Pops was carried over to Australia on board the SS Lurline, formerly a luxury ocean liner, now converted into a troop and supplies transport.  It had been the flagship of the Matson Company.  However, there would be no swimming for him or his fellow shipmates as the pool had been drained and was loaded with supplies.

It was not all luxury for him as he had to stand watch, 4 hours on and 8 hours off, nothing he couldn't live with.  They called the anti-aircraft guns pom-poms.  It was a long voyage over to Australia and they had air cover for part of the way, but continually zig-zagged to avoid the submarine menace.

He was fortunate enough to get a cabin that now slept five.  The soldiers on the other side of the Lurline were stacked eight high.  Over there, in rough weather, the guy on top would get sick and throw up on the guys below him.

--GreGen

Tuesday, January 22, 2019

WW II Vet Ray "Pops" Merrick-- Part 3: Beer, Tokyo Rose and Roy Rogers


While in the service, his orders were to "Take charge of this post and all government property in view."

One day, while in a tent, one of the guys had a banjo and they were all having a grand time singing and drinking beer, though that was warm.  Then, one guy poured his beer into a fan and it went all over the place.  When they were stationed near the Irrawaddy River in Burma, they would put their beer in the water and since it was coming down from the mountains, they would have cold beer.

One of their favorite pastimes was listening to "Tokyo Rose" over the radio.  They ignored what she would say about "the 4-Fs taking your wives and girlfriends away," but she played all the current hits being heard in the United States and they loved the music.  Her records were supplied by Japanese spies in the United States.

One time, he saw Roy Rogers who was an officer on a transport plane.  He was told not to say anything to him so he wouldn't be pestered.  Ray did salute him and had the salute returned.

--GreGen

Monday, January 21, 2019

WW II Vet Ray "Pops" Merrick-- Part 2: The Hump, The "Dragon Lady," Aluminum Alley and the Concussion


During the war he was involved in the Allied flying over "The Hump."  This was the name given to the eastern portion of the Himalaya Mountains over which they flew military transport aircraft from India to China.  The Allies were supporting forces of Chinese Nationalist Chiang Kai-hek who was fighting the Japanese.  Pops remembers once seeing Chiank Kai Shek's wife, the "Dragon Lady," and she was a beauty.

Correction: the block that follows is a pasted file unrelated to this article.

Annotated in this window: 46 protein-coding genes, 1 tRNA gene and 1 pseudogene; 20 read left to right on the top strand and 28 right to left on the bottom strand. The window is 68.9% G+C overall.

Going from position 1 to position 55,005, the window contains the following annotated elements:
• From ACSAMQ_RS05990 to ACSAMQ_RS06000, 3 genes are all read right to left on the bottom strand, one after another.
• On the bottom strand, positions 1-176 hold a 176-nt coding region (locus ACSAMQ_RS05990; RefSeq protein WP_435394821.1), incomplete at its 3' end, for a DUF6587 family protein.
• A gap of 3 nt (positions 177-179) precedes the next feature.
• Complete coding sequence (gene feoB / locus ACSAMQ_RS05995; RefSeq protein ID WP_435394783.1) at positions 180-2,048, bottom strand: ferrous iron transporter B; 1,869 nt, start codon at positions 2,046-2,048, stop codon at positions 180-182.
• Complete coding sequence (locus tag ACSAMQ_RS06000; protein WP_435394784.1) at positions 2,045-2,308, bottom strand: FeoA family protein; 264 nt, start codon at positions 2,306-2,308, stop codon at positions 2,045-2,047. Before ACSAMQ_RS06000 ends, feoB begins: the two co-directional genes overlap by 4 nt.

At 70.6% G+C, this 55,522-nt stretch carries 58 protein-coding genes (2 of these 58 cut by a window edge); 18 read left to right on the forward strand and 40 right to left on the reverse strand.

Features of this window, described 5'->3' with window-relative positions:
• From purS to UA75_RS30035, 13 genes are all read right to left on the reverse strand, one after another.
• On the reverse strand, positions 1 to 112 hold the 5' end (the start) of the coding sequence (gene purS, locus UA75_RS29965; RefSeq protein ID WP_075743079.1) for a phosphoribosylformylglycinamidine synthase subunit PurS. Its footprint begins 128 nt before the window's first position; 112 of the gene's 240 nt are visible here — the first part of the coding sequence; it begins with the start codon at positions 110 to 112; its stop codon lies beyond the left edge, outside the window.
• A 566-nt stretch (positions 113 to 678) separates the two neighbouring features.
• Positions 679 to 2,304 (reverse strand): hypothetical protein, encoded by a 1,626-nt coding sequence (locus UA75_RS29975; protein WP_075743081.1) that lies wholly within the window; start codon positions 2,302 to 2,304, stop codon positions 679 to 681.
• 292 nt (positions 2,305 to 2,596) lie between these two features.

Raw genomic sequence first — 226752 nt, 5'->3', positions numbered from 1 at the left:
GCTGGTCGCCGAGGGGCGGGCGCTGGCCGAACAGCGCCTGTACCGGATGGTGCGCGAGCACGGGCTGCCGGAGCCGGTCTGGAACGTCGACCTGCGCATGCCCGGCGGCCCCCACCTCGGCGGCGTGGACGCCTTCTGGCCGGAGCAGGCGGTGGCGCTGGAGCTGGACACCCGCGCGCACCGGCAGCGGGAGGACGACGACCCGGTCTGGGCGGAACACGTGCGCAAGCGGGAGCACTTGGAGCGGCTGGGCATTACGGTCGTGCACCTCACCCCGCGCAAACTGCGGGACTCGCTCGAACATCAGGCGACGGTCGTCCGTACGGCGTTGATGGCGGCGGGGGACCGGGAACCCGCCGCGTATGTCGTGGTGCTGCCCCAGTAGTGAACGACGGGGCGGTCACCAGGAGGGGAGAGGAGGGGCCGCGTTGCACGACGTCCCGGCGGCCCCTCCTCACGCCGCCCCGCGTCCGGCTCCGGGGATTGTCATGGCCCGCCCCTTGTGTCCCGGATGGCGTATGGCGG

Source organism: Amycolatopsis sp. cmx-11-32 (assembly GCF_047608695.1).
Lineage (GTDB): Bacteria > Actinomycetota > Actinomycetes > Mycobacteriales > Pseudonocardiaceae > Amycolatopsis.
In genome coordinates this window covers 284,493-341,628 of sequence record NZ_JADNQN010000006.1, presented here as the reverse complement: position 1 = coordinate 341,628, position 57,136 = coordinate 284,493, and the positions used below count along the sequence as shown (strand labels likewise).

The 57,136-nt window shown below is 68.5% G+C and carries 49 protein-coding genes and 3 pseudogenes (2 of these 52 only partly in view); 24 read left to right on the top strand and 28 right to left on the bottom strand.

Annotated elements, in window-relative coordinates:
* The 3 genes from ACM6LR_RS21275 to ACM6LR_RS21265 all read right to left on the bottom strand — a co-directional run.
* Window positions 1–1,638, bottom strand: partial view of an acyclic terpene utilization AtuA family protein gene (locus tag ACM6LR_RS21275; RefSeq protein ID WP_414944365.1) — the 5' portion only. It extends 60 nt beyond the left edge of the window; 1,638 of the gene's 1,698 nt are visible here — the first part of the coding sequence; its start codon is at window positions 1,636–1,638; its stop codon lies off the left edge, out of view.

Mr. Merrick said this was referred to as "Aluminum Alley" because of all the planes that went down through accidental crashes, motor problems and being shot down.  One problem often encountered was hitting an air pocket and the sudden loss of altitude.

During his time over there he did see Japanese soldiers on occasion, but they would be dead.

While in Burma, he was in traffic control and security and part of what he did was going up a narrow trail with supplies.  It was while here that he was hit by something on his helmet.  "To this day I don't know what it was."  He ended up with a concussion.  He somehow ended up back at his encampment and was walking around with no clue where he was.

He was put in a hospital.  They gave him a spinal to check for blood on the brain and he woke up in a hospital in Calcutta, India.  By then, with the war almost over and having accumulated enough points to get a leave or discharge, he was given a 30-day leave and sent back to Georgia where he was discharged.

--GreGem

WW II Vet Ray "Pops" Merrick Turns 95-- Part 1: From Chicago to Burma


You very likely have seen "Pops" around the Legion, enjoying his gambling, beer and occasional blackberry brandy.  Most people, including myself just call him "Pops."  His sidekick is his son Ken.

He was born in Chicago on September 5, 1923, and was a member of the Army Air Corps during the war.  He was drafted right out of high school at age 19 and spent his boot camp training at places in Florida and Georgia.

During the war he served in New Caledonia, India, Burma and Australia and received a concussion from something, he doesn't know what, while in Burma.  Much of the time he was in the service, he was in charge of traffic control and security.

Even as an enlisted man, he could swear at officers if they goofed up as long as he said, "Sir."

Sir!!!   --GreGen

Saturday, January 19, 2019

William Liebenow at D-Day


William Liebenow's naval career did not end there with his saving JFK and the PT-109's crew.